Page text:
How to Encourage Your Child’s Education

Lengthening Your Baby’s Attention Span

An Educational Christmas Countdown

Tips for Creating a Functional Homeschool Space

DIY Baby Pat Mat

Indoor Activities for Kids During the Cold Winter Months

DIY Bible Box

How to Talk to Your Kids About 9/11

4 Children’s Books That Will Make You Tear Up

8 thoughts on “Education in the Home

  1. Wow thank you for these comments on homeschooling! My sister is expecting her fourth child in a couple months, and her 5- and 6-year-old have not been going to public school. They are shy and my sister wanted to bring them up in the home and in their faith. While I do not have a problem with these reasons at all and think they are great, I am concerned that having a newborn, the 2 kids she looks after during the day, plus her other 3 that she will need to be educating somehow, she just is not going to be able to give teaching enough time and energy. These kids are very bright and deserve educational opportunities like everyone else. I just don’t know if it is the right thing for this particular family. The kids are very demanding and not very disciplined (something my sister has been lacking in her parenting) and I think that will make homeschooling doubly difficult. Anyway, maybe you have some thoughts on this Nathana?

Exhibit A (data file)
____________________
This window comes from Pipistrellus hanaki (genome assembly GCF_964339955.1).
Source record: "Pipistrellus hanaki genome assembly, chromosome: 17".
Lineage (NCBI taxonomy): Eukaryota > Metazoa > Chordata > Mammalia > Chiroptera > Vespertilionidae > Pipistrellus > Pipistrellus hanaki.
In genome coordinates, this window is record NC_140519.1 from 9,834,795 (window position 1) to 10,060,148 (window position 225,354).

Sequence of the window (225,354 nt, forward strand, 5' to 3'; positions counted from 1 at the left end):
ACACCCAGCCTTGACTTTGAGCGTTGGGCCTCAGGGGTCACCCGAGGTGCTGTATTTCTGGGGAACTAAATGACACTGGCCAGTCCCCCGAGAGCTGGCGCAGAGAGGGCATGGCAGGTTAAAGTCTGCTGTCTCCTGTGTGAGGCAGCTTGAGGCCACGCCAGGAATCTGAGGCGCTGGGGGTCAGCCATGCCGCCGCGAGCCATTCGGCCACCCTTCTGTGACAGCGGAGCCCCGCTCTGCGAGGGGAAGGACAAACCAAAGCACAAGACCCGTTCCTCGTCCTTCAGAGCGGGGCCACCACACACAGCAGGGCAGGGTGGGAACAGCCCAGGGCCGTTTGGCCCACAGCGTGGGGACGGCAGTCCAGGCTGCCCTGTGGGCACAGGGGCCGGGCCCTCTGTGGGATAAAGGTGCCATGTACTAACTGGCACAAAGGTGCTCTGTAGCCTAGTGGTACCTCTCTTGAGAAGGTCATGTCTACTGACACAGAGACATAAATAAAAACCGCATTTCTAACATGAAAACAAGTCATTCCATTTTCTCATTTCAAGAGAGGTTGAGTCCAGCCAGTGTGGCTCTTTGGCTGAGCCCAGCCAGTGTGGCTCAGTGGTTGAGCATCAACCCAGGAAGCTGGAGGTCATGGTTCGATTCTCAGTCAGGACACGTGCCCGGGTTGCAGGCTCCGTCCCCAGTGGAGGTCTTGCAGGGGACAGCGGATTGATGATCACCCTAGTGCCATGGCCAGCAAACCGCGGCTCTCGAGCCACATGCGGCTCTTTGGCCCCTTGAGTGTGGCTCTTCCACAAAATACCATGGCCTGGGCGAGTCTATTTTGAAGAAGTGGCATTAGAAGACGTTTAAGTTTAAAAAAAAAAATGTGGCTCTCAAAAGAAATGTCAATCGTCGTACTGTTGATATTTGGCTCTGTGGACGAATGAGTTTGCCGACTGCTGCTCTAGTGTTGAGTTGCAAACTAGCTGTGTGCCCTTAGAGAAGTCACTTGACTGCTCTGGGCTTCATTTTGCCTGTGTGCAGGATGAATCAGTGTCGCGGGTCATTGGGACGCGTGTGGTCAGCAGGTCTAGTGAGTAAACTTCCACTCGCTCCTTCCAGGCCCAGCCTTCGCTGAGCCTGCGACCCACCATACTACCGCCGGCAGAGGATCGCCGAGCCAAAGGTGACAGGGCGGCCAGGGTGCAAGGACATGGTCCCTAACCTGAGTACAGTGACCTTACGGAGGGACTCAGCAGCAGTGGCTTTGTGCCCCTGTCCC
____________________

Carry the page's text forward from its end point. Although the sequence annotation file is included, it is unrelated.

• What I immediately thought of when I read this was the Duggar family from TLC’s 19 Kids and Counting. They have really perfected the art of obedience, homeschooling, and faith in the home. The show shares some of it, but I would highly recommend their books: The Duggars: 20 and Counting! Raising One of America’s Largest Families–How They Do It. and A Love That Multiplies. They are excellent parenting books with insights into how to build faith in the home, homeschool kids, and teach obedience. They practice “blanket training” with the babies when they are a few months old, which helps occupy them while Michelle, the mother, leads the group portion of their homeschooling. They also have an interesting approach to helping shy kids learn to be respectful and look others in the eyes. With so many kids they use a “buddy system”. I know other families with 4 or more kids that use this approach to chores and learning. It relieves some of the constant pressure on the parents. These are great books, I would recommend them to all parents, but especially those with the goals your sister has.